Molly had just graduated and was looking for a place to live, in different circumstances she’d have retrieved more than the hard hat from her grandparents’ house. The rest of the family, her mother, aunt and Uncle Toby were less sentimental. Molly’s mother, Christina, was 11 when her father, Richard, remarried. Her new step mother had never wanted children and now she had 3. Christina’s siblings were 10 years older and already had independent lives so it was Christina who had to adapt most. The new family moved to Islington, then a working class area. Here, Richard, a barrister, would be able to offer legal help to the local community. But the neighbourhood didn’t embrace the family immediately, one morning Christina woke to find ‘you are too posh’ scrawled on the pavement outside their house. This was not how Richard, still an idealistic communist, had imagined life. He continued to support the party, even after fellow members left in protest of the murder of a Hungarian student who’d been peacefully demonstrating against the Soviet’s treatment of his country. Richard’s son, Toby, felt his father should have relinquished his membership. When he finally did, 8 years later, his old comrades viewed it merely as an act of expediency – now he could become a judge. And yet Richard saved this hat throughout his life, a symbol of victory for the common man and a ‘thank you’ from the Kentish miners suffering from lung disease for whom he’d finally won compensation. On the day of Richard’s funeral the community, once sceptical of him as a middle class interloper, turned out and lined the full length of Popham Street.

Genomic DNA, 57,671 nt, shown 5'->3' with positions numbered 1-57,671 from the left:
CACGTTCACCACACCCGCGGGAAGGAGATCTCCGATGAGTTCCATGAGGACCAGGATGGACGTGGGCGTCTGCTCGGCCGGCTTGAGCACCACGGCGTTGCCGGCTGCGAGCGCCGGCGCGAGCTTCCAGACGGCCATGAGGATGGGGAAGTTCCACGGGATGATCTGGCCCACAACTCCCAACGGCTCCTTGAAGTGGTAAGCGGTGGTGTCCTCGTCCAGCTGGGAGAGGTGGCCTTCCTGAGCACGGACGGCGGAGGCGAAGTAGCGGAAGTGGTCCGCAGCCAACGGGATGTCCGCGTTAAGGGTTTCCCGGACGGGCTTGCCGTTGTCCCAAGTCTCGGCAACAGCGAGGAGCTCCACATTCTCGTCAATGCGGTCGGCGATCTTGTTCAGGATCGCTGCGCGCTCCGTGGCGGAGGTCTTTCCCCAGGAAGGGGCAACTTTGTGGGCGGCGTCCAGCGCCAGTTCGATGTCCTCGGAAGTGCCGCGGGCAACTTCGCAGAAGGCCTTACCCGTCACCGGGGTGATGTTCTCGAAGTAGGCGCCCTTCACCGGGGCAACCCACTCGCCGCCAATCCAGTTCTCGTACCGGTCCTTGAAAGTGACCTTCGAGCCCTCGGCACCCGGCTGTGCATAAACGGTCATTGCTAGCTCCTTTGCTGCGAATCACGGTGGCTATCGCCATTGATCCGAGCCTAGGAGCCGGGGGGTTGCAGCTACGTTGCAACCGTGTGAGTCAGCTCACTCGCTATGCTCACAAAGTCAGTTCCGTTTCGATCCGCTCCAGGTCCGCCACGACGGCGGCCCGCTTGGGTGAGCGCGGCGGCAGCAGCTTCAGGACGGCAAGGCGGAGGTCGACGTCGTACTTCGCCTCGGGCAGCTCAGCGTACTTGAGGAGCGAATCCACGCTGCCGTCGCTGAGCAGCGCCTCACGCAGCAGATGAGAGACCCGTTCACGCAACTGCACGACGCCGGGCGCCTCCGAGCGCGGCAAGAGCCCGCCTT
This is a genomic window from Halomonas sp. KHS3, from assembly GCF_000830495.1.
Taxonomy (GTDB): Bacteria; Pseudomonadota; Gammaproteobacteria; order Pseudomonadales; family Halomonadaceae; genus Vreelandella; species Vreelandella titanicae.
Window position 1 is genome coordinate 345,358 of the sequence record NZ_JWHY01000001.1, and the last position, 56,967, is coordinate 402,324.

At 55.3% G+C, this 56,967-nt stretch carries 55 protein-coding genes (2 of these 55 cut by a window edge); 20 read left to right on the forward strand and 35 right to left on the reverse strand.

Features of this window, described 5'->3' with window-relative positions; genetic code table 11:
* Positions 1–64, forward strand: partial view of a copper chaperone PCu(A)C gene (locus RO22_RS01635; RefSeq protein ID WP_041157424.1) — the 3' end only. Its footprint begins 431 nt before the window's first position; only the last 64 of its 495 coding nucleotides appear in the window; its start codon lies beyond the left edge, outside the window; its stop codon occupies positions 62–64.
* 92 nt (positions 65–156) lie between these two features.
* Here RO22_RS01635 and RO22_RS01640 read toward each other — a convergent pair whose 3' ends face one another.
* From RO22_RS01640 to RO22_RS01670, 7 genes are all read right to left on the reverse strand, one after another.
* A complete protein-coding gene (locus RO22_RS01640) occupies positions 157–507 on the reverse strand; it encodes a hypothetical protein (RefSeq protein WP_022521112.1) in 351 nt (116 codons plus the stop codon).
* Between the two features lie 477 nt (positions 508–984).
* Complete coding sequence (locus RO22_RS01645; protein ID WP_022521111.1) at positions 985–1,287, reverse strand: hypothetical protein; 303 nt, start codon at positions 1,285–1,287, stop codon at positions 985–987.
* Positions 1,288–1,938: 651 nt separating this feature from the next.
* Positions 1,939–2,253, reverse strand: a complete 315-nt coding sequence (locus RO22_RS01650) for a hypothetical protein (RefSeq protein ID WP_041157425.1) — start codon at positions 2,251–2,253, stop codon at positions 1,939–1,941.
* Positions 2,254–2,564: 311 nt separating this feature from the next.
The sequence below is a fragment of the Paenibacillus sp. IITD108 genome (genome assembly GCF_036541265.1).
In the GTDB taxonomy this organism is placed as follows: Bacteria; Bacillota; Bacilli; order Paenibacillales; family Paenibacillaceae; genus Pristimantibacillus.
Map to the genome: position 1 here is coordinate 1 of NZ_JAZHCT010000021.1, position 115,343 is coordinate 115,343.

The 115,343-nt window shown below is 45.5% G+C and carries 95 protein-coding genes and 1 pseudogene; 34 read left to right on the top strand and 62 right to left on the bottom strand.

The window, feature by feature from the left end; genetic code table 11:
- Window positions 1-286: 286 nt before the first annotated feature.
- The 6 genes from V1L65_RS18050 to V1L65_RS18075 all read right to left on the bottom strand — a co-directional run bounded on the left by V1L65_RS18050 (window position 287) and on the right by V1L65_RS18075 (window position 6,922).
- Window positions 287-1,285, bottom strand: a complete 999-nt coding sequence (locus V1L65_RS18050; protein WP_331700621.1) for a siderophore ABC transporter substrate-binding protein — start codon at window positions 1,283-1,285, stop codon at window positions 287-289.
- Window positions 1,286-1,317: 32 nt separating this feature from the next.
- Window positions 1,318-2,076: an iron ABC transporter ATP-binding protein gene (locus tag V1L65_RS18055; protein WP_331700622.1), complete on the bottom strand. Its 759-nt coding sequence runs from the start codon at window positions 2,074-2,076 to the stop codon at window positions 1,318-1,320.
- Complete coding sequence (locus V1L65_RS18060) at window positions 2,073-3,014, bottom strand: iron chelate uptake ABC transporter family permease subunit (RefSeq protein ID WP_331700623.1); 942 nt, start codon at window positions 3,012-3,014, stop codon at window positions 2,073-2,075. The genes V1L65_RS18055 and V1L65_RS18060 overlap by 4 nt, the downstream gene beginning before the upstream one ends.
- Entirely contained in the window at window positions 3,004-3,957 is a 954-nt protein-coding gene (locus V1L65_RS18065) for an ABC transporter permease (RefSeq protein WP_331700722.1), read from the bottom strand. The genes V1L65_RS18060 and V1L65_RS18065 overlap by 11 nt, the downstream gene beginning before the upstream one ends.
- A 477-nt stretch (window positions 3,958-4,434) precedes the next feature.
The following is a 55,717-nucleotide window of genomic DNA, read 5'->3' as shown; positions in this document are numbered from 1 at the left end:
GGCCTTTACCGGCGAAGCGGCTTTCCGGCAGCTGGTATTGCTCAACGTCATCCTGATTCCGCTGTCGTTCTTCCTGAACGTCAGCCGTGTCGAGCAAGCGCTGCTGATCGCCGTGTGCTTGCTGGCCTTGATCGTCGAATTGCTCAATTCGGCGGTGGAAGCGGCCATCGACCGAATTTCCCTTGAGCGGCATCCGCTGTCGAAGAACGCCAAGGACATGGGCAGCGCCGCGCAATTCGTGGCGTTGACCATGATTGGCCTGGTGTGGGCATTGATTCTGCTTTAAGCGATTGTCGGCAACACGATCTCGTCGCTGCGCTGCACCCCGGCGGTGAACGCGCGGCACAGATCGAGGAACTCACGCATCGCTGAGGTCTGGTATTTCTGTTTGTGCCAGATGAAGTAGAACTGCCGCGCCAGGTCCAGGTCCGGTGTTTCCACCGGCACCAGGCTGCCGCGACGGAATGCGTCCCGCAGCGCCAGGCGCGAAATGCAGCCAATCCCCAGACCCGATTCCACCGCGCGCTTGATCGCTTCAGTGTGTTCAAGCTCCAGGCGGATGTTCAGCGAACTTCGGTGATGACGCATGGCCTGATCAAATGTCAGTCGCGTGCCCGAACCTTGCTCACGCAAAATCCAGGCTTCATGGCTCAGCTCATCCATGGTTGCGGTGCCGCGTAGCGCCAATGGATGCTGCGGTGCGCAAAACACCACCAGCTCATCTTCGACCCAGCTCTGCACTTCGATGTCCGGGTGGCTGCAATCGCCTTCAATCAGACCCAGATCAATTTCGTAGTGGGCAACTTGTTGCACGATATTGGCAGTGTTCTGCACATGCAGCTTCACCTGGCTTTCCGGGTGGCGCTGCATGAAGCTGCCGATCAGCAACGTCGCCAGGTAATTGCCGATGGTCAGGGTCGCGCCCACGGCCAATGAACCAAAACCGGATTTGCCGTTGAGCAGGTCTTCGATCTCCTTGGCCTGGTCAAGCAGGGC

Nightcliff was a quiet seaside town, the calm only occasionally rippled by ‘salty sightings’, when crocodiles swam out of the mangroves and into surfer territory. Aged 7, Chrys was already building his way out of suburbia. He began to construct cities out of wooden blocks, specifically New York, piecing together its grid of skyscrapers from episodes of ‘Beauty and the Beast’. When the family left Australia to return to Greece, Chrys felt even further from his urban idyll. Their new home was surrounded by flat cotton fields, uninterrupted for 80 miles until Mount Olympus rose in the north. At 10 Chrys was still dreaming of a life in the city, he knew the population of every capital in the world. At aged 14, encouraged by his teacher Elli, he applied to college in London. He received a polite rejection, he should try again in 10 years. In 2004, a little over 10 years later, he won a place at Central Saint Martins and finally, he moved to the big city, to London, population 7,389,101.